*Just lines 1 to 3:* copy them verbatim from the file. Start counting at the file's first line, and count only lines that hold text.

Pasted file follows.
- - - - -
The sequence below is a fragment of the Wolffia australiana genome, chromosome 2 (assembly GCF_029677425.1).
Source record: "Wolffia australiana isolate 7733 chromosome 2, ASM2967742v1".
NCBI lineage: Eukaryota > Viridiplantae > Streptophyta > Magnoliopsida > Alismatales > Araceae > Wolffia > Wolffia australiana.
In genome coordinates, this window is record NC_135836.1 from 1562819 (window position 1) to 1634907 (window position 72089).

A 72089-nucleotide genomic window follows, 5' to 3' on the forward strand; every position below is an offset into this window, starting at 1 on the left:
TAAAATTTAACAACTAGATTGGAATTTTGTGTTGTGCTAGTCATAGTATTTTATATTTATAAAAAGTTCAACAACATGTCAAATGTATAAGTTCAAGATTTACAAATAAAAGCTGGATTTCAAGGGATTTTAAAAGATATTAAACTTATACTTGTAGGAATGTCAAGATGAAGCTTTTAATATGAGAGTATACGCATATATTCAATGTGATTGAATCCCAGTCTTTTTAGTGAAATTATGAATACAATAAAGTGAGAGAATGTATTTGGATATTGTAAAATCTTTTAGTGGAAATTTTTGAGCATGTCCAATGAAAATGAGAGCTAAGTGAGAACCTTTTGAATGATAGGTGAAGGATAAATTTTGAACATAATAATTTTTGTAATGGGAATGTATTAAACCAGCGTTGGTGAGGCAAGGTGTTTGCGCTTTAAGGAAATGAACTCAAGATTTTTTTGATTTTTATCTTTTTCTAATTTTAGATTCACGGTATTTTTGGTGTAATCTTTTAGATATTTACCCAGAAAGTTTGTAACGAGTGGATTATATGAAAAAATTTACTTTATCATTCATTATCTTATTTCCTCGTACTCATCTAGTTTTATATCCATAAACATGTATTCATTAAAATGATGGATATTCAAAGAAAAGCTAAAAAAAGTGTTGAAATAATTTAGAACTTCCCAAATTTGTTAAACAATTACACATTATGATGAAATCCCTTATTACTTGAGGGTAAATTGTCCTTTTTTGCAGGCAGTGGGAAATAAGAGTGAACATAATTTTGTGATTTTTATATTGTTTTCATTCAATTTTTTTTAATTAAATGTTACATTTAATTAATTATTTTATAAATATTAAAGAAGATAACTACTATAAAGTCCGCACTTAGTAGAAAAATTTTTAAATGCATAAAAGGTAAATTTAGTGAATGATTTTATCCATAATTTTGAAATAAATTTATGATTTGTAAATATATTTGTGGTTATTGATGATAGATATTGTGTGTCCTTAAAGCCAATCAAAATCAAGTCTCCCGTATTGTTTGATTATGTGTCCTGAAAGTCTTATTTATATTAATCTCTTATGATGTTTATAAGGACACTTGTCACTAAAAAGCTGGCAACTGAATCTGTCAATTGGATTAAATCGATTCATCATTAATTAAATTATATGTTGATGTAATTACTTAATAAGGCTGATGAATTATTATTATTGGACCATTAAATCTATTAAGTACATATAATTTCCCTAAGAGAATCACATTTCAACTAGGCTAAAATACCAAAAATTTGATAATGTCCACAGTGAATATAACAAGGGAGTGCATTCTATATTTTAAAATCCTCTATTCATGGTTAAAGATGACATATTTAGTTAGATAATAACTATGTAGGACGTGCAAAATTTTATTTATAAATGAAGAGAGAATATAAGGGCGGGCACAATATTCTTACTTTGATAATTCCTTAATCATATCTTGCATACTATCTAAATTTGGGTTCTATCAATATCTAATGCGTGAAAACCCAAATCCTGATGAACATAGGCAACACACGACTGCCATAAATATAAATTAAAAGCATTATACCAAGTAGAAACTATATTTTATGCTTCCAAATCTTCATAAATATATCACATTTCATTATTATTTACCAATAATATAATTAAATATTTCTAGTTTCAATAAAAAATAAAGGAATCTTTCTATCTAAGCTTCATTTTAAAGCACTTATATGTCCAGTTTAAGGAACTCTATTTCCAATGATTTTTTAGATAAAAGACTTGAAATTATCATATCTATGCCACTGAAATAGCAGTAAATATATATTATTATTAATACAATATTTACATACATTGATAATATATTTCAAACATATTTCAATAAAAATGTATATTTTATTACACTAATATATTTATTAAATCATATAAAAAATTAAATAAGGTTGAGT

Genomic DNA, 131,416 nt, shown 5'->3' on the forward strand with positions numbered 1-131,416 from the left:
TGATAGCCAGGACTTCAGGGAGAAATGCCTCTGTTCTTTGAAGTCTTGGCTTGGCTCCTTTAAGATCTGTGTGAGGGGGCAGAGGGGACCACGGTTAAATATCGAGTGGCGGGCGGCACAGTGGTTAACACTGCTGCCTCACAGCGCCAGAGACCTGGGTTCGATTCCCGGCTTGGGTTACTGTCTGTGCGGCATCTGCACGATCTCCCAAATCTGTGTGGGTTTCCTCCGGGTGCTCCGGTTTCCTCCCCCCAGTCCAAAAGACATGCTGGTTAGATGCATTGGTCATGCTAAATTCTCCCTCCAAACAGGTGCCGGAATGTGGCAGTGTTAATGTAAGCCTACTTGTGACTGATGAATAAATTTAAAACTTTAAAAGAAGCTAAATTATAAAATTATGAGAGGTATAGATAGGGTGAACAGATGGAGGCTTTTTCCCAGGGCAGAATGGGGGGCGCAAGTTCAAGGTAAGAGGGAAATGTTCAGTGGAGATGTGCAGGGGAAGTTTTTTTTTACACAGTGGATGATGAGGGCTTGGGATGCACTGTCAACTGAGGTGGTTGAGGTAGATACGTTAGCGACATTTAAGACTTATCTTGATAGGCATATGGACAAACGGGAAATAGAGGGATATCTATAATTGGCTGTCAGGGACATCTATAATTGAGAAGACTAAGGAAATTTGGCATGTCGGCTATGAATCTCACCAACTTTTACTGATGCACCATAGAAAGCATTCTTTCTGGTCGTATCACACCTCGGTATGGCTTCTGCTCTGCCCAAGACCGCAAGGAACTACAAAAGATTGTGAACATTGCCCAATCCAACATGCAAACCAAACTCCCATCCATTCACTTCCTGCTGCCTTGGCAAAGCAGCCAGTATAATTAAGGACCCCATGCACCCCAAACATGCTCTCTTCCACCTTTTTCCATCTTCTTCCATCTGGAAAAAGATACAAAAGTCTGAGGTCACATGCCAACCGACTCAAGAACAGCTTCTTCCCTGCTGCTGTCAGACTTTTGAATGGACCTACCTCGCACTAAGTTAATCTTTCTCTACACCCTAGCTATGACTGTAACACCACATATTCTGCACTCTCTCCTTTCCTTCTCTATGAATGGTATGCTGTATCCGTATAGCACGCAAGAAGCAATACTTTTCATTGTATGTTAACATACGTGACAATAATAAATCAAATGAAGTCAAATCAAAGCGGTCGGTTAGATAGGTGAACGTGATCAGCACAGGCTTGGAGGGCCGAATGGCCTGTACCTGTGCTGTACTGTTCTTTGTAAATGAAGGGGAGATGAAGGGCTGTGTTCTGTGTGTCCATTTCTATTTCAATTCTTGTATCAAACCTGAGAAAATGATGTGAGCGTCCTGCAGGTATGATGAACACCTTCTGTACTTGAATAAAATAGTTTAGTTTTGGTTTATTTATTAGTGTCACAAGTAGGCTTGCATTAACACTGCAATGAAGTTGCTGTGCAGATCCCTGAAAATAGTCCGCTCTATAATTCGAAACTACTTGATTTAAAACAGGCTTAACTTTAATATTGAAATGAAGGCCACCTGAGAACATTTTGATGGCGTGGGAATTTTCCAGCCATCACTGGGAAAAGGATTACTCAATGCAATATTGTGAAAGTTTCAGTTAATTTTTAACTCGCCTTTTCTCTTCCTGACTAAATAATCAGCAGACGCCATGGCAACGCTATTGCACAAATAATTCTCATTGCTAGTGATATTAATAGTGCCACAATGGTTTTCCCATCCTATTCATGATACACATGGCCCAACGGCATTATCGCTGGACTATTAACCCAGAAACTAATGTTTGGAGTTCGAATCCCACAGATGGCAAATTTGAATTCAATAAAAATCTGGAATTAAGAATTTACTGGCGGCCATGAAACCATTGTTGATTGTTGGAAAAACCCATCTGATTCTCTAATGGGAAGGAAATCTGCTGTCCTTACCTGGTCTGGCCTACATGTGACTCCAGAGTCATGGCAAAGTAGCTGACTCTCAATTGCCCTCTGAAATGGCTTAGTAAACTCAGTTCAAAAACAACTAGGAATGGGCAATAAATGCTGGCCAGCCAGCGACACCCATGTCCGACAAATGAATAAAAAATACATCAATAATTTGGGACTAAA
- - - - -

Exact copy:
The sequence below is a fragment of the Wolffia australiana genome, chromosome 2 (assembly GCF_029677425.1).
Source record: "Wolffia australiana isolate 7733 chromosome 2, ASM2967742v1".
NCBI lineage: Eukaryota > Viridiplantae > Streptophyta > Magnoliopsida > Alismatales > Araceae > Wolffia > Wolffia australiana.